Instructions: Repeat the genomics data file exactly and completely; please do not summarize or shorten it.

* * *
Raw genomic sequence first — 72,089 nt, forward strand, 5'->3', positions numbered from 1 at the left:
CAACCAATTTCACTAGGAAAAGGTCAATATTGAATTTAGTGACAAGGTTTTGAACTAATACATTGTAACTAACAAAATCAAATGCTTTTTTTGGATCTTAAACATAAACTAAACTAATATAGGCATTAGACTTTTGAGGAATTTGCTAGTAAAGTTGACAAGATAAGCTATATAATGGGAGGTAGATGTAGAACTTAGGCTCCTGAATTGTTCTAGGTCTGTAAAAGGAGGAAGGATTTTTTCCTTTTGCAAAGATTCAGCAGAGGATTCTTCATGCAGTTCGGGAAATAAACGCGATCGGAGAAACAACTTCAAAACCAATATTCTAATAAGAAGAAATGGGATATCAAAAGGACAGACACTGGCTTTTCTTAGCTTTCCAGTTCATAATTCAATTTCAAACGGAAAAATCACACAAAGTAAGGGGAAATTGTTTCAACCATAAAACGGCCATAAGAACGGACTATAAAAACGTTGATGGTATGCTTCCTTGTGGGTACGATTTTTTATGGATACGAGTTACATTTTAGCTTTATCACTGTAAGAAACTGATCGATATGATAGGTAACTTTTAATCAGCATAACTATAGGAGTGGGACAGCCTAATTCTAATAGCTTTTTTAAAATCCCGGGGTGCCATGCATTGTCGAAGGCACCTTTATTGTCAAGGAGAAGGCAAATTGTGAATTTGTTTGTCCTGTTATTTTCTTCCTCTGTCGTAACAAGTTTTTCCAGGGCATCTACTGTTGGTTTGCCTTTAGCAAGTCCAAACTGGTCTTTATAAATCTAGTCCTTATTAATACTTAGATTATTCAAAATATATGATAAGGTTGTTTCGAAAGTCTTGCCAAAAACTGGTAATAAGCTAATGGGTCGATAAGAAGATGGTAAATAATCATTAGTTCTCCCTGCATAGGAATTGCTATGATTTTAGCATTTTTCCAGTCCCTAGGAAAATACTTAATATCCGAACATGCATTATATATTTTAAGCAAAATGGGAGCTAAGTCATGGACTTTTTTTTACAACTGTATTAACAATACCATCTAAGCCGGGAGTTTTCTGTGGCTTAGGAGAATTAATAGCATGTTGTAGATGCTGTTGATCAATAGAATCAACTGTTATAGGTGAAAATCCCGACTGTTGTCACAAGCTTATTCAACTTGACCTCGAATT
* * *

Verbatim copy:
Raw genomic sequence first — 72,089 nt, forward strand, 5'->3', positions numbered from 1 at the left:
CAACCAATTTCACTAGGAAAAGGTCAATATTGAATTTAGTGACAAGGTTTTGAACTAATACATTGTAACTAACAAAATCAAATGCTTTTTTTGGATCTTAAACATAAACTAAACTAATATAGGCATTAGACTTTTGAGGAATTTGCTAGTAAAGTTGACAAGATAAGCTATATAATGGGAGGTAGATGTAGAACTTAGGCTCCTGAATTGTTCTAGGTCTGTAAAAGGAGGAAGGATTTTTTCCTTTTGCAAAGATTCAGCAGAGGATTCTTCATGCAGTTCGGGAAATAAACGCGATCGGAGAAACAACTTCAAAACCAATATTCTAATAAGAAGAAATGGGATATCAAAAGGACAGACACTGGCTTTTCTTAGCTTTCCAGTTCATAATTCAATTTCAAACGGAAAAATCACACAAAGTAAGGGGAAATTGTTTCAACCATAAAACGGCCATAAGAACGGACTATAAAAACGTTGATGGTATGCTTCCTTGTGGGTACGATTTTTTATGGATACGAGTTACATTTTAGCTTTATCACTGTAAGAAACTGATCGATATGATAGGTAACTTTTAATCAGCATAACTATAGGAGTGGGACAGCCTAATTCTAATAGCTTTTTTAAAATCCCGGGGTGCCATGCATTGTCGAAGGCACCTTTATTGTCAAGGAGAAGGCAAATTGTGAATTTGTTTGTCCTGTTATTTTCTTCCTCTGTCGTAACAAGTTTTTCCAGGGCATCTACTGTTGGTTTGCCTTTAGCAAGTCCAAACTGGTCTTTATAAATCTAGTCCTTATTAATACTTAGATTATTCAAAATATATGATAAGGTTGTTTCGAAAGTCTTGCCAAAAACTGGTAATAAGCTAATGGGTCGATAAGAAGATGGTAAATAATCATTAGTTCTCCCTGCATAGGAATTGCTATGATTTTAGCATTTTTCCAGTCCCTAGGAAAATACTTAATATCCGAACATGCATTATATATTTTAAGCAAAATGGGAGCTAAGTCATGGACTTTTTTTTACAACTGTATTAACAATACCATCTAAGCCGGGAGTTTTCTGTGGCTTAGGAGAATTAATAGCATGTTGTAGATGCTGTTGATCAATAGAATCAACTGTTATAGGTGAAAATCCCGACTGTTGTCACAAGCTTATTCAACTTGACCTCGAATT